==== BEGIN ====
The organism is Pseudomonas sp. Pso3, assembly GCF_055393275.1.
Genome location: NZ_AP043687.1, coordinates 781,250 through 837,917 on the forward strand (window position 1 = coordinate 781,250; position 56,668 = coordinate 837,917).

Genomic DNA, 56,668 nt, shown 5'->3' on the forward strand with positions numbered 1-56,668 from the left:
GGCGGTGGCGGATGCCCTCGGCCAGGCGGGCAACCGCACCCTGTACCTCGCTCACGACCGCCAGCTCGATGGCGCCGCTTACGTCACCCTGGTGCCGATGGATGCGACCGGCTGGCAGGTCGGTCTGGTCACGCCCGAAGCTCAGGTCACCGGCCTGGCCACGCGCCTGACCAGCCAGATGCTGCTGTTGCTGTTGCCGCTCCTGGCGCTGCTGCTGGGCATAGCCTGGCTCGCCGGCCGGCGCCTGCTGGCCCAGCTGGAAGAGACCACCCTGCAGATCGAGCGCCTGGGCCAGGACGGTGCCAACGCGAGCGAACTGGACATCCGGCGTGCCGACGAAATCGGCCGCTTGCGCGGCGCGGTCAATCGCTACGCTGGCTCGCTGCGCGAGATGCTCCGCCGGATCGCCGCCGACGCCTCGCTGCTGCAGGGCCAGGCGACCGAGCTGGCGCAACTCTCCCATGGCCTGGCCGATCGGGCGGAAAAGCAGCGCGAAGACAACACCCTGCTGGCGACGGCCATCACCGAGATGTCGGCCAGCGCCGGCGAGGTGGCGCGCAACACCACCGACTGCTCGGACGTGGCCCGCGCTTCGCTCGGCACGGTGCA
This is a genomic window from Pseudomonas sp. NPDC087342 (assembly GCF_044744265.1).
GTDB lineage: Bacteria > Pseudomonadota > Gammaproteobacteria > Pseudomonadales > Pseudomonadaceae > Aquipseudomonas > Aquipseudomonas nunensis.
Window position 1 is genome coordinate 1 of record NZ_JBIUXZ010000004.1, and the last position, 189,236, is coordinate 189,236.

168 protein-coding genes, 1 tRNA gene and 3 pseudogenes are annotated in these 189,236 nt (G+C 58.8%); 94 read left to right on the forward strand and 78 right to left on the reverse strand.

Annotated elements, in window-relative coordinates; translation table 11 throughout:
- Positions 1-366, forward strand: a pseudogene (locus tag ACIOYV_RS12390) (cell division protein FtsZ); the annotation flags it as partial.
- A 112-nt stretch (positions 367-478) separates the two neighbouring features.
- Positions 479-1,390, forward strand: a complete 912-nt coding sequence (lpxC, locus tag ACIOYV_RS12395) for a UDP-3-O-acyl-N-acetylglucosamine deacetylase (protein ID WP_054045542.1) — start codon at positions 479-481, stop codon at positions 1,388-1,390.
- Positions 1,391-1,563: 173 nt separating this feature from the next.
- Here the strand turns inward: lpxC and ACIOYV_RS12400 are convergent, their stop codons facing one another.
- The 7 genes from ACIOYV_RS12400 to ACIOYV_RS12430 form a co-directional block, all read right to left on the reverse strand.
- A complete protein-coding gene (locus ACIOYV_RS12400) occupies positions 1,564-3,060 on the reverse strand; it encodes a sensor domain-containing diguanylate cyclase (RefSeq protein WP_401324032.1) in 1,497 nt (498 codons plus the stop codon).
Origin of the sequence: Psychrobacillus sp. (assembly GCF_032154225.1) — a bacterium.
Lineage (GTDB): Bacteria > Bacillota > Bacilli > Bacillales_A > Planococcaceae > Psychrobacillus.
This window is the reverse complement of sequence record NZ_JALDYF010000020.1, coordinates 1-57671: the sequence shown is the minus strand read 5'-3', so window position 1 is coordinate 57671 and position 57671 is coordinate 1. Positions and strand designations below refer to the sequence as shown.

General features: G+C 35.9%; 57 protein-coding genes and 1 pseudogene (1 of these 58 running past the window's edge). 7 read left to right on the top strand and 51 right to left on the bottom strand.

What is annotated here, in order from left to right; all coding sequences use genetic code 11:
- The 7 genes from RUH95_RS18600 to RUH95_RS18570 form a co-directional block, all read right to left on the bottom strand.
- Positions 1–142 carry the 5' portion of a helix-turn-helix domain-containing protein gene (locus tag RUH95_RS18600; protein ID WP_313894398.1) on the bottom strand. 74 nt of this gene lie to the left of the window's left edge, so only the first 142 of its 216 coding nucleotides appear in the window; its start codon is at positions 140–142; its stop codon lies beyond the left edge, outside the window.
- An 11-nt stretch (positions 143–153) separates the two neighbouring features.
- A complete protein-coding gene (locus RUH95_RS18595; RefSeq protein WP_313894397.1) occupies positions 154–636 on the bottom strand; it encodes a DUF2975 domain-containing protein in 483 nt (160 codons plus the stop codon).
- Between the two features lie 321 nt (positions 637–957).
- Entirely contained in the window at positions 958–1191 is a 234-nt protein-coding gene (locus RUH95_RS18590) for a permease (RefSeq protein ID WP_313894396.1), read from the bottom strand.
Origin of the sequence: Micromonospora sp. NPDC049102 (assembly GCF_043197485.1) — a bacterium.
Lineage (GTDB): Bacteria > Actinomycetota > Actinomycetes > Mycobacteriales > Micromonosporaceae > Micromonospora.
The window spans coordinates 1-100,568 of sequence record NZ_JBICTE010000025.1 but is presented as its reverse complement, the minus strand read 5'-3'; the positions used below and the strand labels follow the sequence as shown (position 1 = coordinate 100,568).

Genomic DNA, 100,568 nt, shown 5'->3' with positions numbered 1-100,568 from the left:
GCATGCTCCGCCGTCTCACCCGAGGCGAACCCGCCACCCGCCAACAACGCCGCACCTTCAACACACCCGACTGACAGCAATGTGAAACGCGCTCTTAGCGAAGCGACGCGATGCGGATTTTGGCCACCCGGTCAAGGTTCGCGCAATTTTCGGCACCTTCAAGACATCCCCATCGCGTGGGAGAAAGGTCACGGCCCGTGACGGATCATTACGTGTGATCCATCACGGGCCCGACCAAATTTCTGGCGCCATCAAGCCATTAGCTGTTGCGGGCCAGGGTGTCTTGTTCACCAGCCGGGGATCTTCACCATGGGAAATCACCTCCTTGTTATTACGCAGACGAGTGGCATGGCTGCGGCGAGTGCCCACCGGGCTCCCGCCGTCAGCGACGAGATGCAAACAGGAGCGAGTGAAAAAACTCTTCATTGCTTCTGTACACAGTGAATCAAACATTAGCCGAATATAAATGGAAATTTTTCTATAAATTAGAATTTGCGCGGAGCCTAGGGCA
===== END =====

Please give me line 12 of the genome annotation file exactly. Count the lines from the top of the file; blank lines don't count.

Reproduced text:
- Positions 479-1,390, forward strand: a complete 912-nt coding sequence (lpxC, locus tag ACIOYV_RS12395) for a UDP-3-O-acyl-N-acetylglucosamine deacetylase (protein ID WP_054045542.1) — start codon at positions 479-481, stop codon at positions 1,388-1,390.